The CEO of London broker and investment bank finnCap says trading volumes across the City have been “horrendous” in the wake of Britain’s vote to leave the European Union.
Sam Smith says she expects a “bloodbath” when listed stockbrokers deliver their next set of results.
“Where we saw a big impact was trading. We always knew it was going to be 6 months of probably quiet equity markets while people sorted everything out. The trading has been horrendous,” Smith said in an interview with Business Insider.
“Volumes have been low, no one is doing anything, which if you are a broker is pretty terrible. That’s your regular income you rely on. You’re expecting capital markets to be quiet. What you’re not expecting is trading to go through the floor, which is your daily bread and butter.”
Smith told BI she expects results from competitors over the next 6 months to be “bloodbath-y.” finnCap is privately owned by employees but listed rivals who will publish results include Panmure Gordon, Shore Capital, Numis, Charles Stanley, and Cenkos Securities, among others.
finnCap is the biggest broker for companies listed on London’s growth stock market AIM and a top five broker for the London Stock Exchange.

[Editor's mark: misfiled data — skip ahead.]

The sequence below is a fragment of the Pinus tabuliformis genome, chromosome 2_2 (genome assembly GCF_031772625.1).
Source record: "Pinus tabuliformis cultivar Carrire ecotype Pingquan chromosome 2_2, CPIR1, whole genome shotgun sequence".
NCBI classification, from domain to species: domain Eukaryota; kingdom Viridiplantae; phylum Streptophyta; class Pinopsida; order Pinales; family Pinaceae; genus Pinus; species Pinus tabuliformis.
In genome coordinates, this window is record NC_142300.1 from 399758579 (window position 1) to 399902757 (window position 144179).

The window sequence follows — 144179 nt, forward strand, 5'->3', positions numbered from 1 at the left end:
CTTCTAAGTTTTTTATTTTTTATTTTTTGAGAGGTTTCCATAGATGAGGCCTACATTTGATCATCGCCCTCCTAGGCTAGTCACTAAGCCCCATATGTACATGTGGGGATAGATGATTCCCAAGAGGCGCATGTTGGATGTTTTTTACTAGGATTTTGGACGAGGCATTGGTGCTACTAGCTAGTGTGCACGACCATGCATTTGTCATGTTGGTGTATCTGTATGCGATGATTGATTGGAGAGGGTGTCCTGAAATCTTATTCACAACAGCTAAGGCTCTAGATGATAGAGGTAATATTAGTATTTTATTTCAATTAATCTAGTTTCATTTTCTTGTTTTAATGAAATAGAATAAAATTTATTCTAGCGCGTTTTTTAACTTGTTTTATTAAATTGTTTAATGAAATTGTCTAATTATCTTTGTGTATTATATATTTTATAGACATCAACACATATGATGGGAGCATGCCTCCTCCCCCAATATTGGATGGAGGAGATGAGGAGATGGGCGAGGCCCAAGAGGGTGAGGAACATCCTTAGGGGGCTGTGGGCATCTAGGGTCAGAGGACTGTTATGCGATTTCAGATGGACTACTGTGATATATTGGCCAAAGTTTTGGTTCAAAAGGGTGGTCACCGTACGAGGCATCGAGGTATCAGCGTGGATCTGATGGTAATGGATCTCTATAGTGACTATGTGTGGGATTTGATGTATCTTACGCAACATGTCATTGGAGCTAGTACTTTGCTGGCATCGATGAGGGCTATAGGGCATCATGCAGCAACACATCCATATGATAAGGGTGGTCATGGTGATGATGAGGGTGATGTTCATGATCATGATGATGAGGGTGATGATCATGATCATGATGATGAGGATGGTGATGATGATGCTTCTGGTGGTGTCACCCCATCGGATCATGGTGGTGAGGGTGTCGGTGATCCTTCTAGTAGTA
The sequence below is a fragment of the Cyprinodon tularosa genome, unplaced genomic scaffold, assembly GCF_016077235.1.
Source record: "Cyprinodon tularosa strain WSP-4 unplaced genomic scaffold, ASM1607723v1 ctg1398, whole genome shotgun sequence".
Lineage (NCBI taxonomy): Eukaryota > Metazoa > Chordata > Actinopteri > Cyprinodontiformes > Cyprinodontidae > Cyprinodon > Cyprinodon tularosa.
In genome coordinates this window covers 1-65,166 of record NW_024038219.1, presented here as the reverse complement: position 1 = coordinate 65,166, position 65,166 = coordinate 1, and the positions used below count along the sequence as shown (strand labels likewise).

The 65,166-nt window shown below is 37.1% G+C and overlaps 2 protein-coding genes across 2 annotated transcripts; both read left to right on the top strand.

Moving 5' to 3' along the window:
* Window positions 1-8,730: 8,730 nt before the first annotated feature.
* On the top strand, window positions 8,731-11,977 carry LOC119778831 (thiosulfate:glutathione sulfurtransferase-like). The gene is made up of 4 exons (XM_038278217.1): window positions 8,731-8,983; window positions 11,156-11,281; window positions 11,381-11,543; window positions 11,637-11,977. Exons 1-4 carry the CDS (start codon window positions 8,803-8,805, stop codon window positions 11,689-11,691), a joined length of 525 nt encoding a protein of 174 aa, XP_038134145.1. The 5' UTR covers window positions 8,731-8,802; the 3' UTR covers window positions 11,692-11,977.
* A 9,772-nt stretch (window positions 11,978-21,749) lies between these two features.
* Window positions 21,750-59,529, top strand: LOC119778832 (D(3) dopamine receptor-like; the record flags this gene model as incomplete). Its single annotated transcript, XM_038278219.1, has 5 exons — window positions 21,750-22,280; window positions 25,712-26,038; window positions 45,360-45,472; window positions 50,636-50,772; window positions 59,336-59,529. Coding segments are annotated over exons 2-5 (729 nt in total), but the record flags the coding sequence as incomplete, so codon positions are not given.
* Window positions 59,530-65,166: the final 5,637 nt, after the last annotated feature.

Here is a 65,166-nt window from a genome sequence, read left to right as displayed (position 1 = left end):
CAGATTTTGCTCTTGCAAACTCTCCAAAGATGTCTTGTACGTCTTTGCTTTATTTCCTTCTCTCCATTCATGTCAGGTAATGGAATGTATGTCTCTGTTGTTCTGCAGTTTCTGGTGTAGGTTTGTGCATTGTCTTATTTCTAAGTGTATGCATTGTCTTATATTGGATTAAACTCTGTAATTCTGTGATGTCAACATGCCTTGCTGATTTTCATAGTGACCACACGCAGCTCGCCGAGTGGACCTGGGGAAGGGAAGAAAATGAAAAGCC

Despite warning that stock trading volumes have taken a serious hit, Smith says activity elsewhere has held up strongly for finnCap.
“All the deals that we were planning all went ahead,” she told BI. “We closed a £45 million fundraising a week later, which was great. No one pulled out or stumbled on that one. An IPO we were working on didn’t decide to move.
“Everything was carrying on. What happened almost daily is you’d have new inquiries whether it was a company looking to do an IPO or a company looking to do a placing or a company looking at an acquisition.”
Smith is sceptical that London will lose its place as the financial capital of Europe after Brexit. She says: “If you’re a big banking operation are you going to move to France or Germany? Are all your staff going to want to move? I don’t know, I don’t think it’s as easy as that.
“Parts of operations might move and small bits of things might move, but I don’t think it’s going to make any material difference at all.”
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